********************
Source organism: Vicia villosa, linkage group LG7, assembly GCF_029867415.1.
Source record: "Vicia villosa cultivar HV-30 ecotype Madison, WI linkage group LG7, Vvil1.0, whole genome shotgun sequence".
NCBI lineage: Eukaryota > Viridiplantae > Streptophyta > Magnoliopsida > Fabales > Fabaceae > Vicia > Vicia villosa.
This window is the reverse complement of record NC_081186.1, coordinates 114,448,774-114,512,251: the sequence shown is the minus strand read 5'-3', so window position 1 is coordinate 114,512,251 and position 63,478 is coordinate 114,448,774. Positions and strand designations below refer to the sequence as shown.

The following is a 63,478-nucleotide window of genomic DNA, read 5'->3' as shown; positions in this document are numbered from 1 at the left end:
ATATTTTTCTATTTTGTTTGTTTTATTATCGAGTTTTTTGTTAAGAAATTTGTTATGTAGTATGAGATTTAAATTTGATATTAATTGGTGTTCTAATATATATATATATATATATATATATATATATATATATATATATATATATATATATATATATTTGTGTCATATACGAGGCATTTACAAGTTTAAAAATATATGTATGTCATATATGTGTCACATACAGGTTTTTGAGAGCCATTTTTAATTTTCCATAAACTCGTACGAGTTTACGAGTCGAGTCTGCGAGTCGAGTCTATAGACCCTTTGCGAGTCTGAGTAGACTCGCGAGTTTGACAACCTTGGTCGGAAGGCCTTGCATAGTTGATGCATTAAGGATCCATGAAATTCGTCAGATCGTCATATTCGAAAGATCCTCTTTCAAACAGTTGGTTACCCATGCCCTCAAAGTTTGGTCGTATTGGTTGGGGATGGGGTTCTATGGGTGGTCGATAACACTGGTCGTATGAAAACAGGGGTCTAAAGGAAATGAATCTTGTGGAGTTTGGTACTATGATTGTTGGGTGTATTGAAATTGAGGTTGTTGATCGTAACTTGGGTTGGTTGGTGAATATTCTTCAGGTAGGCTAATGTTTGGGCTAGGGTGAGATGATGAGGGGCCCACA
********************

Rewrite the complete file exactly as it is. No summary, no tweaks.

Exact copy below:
Source organism: Vicia villosa, linkage group LG7, assembly GCF_029867415.1.
Source record: "Vicia villosa cultivar HV-30 ecotype Madison, WI linkage group LG7, Vvil1.0, whole genome shotgun sequence".
NCBI lineage: Eukaryota > Viridiplantae > Streptophyta > Magnoliopsida > Fabales > Fabaceae > Vicia > Vicia villosa.
This window is the reverse complement of record NC_081186.1, coordinates 114,448,774-114,512,251: the sequence shown is the minus strand read 5'-3', so window position 1 is coordinate 114,512,251 and position 63,478 is coordinate 114,448,774. Positions and strand designations below refer to the sequence as shown.

The following is a 63,478-nucleotide window of genomic DNA, read 5'->3' as shown; positions in this document are numbered from 1 at the left end:
ATATTTTTCTATTTTGTTTGTTTTATTATCGAGTTTTTTGTTAAGAAATTTGTTATGTAGTATGAGATTTAAATTTGATATTAATTGGTGTTCTAATATATATATATATATATATATATATATATATATATATATATATATATATATATATATATATTTGTGTCATATACGAGGCATTTACAAGTTTAAAAATATATGTATGTCATATATGTGTCACATACAGGTTTTTGAGAGCCATTTTTAATTTTCCATAAACTCGTACGAGTTTACGAGTCGAGTCTGCGAGTCGAGTCTATAGACCCTTTGCGAGTCTGAGTAGACTCGCGAGTTTGACAACCTTGGTCGGAAGGCCTTGCATAGTTGATGCATTAAGGATCCATGAAATTCGTCAGATCGTCATATTCGAAAGATCCTCTTTCAAACAGTTGGTTACCCATGCCCTCAAAGTTTGGTCGTATTGGTTGGGGATGGGGTTCTATGGGTGGTCGATAACACTGGTCGTATGAAAACAGGGGTCTAAAGGAAATGAATCTTGTGGAGTTTGGTACTATGATTGTTGGGTGTATTGAAATTGAGGTTGTTGATCGTAACTTGGGTTGGTTGGTGAATATTCTTCAGGTAGGCTAATGTTTGGGCTAGGGTGAGATGATGAGGGGCCCACA